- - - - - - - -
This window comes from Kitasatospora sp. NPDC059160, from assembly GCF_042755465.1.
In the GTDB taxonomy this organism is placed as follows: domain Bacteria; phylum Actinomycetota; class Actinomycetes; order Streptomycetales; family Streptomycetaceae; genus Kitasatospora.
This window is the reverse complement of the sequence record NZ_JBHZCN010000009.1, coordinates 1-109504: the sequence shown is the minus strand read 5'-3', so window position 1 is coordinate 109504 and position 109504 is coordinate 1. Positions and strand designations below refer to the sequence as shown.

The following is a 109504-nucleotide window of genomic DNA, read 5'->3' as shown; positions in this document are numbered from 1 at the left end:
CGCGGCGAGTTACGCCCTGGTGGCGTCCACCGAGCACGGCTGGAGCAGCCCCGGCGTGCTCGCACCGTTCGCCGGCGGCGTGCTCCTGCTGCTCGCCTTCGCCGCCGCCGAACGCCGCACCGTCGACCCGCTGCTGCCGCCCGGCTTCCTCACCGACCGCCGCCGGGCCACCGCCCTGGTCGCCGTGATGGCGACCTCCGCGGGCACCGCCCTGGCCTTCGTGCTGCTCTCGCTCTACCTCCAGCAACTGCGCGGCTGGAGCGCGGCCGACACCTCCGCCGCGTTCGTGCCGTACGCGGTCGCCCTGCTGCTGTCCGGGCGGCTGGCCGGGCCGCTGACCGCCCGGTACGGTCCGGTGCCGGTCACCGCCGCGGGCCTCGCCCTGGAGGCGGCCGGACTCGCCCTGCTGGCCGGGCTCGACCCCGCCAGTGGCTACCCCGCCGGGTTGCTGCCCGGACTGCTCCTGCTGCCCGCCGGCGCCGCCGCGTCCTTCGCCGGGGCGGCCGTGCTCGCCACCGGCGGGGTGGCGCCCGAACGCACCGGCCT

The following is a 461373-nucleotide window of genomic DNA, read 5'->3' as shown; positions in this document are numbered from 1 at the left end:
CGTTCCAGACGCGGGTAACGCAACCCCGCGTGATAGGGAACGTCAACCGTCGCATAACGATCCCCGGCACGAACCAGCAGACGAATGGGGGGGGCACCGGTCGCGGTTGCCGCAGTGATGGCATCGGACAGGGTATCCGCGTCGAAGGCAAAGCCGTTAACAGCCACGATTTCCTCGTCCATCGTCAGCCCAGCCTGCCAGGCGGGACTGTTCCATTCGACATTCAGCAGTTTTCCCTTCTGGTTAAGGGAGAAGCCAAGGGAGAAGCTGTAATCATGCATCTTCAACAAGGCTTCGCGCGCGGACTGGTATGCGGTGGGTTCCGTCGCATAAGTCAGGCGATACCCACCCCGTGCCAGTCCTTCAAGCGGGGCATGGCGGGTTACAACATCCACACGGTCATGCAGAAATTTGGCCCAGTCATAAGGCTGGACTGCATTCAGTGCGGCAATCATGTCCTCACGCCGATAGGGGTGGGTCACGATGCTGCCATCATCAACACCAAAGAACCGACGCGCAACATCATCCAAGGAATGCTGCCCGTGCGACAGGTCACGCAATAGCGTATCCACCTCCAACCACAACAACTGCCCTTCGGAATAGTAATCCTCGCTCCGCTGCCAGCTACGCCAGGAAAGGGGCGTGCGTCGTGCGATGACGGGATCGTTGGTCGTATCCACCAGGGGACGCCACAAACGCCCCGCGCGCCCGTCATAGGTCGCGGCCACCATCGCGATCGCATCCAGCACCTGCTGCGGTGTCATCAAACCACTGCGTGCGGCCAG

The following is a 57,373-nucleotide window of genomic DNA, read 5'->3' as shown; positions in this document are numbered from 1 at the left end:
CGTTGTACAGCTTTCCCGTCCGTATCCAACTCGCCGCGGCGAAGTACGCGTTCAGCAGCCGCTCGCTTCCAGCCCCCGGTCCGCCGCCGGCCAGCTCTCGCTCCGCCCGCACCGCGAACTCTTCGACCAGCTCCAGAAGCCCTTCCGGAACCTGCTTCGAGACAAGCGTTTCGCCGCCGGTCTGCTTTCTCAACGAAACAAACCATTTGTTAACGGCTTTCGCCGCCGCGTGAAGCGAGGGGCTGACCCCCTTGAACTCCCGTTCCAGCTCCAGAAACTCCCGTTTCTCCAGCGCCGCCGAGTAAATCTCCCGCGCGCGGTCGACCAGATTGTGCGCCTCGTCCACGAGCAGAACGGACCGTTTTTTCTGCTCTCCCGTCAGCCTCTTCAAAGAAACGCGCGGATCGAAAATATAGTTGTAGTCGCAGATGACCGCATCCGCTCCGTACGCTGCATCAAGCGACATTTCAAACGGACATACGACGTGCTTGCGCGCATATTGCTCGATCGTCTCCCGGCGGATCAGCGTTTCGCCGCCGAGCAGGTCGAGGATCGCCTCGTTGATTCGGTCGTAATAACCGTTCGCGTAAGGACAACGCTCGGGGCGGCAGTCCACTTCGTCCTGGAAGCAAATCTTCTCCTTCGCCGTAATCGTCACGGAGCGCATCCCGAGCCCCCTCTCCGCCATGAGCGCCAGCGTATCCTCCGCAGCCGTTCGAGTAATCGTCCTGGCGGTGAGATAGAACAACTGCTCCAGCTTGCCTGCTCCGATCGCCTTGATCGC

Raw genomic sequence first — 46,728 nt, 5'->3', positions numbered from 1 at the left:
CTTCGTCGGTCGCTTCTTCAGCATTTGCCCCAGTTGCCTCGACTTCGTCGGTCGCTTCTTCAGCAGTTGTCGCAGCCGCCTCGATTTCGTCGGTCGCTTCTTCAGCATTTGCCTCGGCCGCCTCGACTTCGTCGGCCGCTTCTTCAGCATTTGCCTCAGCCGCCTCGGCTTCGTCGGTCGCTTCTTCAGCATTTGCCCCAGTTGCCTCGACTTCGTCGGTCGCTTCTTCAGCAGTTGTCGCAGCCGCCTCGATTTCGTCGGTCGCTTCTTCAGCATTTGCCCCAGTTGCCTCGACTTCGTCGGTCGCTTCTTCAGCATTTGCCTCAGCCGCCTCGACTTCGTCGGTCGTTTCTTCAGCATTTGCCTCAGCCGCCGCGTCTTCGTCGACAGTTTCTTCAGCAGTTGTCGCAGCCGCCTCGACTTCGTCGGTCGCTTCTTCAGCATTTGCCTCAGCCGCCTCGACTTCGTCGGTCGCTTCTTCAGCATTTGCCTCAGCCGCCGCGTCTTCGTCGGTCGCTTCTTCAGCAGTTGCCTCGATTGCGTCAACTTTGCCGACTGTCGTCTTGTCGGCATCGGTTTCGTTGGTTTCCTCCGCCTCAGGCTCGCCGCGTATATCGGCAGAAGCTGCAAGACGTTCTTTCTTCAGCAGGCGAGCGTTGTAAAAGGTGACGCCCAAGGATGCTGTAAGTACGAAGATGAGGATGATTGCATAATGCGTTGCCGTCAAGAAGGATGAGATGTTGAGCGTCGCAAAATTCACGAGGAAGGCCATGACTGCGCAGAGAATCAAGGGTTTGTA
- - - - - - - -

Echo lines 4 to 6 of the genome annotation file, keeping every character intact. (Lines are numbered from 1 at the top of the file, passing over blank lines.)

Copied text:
The following is a 109504-nucleotide window of genomic DNA, read 5'->3' as shown; positions in this document are numbered from 1 at the left end:
CGCGGCGAGTTACGCCCTGGTGGCGTCCACCGAGCACGGCTGGAGCAGCCCCGGCGTGCTCGCACCGTTCGCCGGCGGCGTGCTCCTGCTGCTCGCCTTCGCCGCCGCCGAACGCCGCACCGTCGACCCGCTGCTGCCGCCCGGCTTCCTCACCGACCGCCGCCGGGCCACCGCCCTGGTCGCCGTGATGGCGACCTCCGCGGGCACCGCCCTGGCCTTCGTGCTGCTCTCGCTCTACCTCCAGCAACTGCGCGGCTGGAGCGCGGCCGACACCTCCGCCGCGTTCGTGCCGTACGCGGTCGCCCTGCTGCTGTCCGGGCGGCTGGCCGGGCCGCTGACCGCCCGGTACGGTCCGGTGCCGGTCACCGCCGCGGGCCTCGCCCTGGAGGCGGCCGGACTCGCCCTGCTGGCCGGGCTCGACCCCGCCAGTGGCTACCCCGCCGGGTTGCTGCCCGGACTGCTCCTGCTGCCCGCCGGCGCCGCCGCGTCCTTCGCCGGGGCGGCCGTGCTCGCCACCGGCGGGGTGGCGCCCGAACGCACCGGCCT

The following is a 461373-nucleotide window of genomic DNA, read 5'->3' as shown; positions in this document are numbered from 1 at the left end: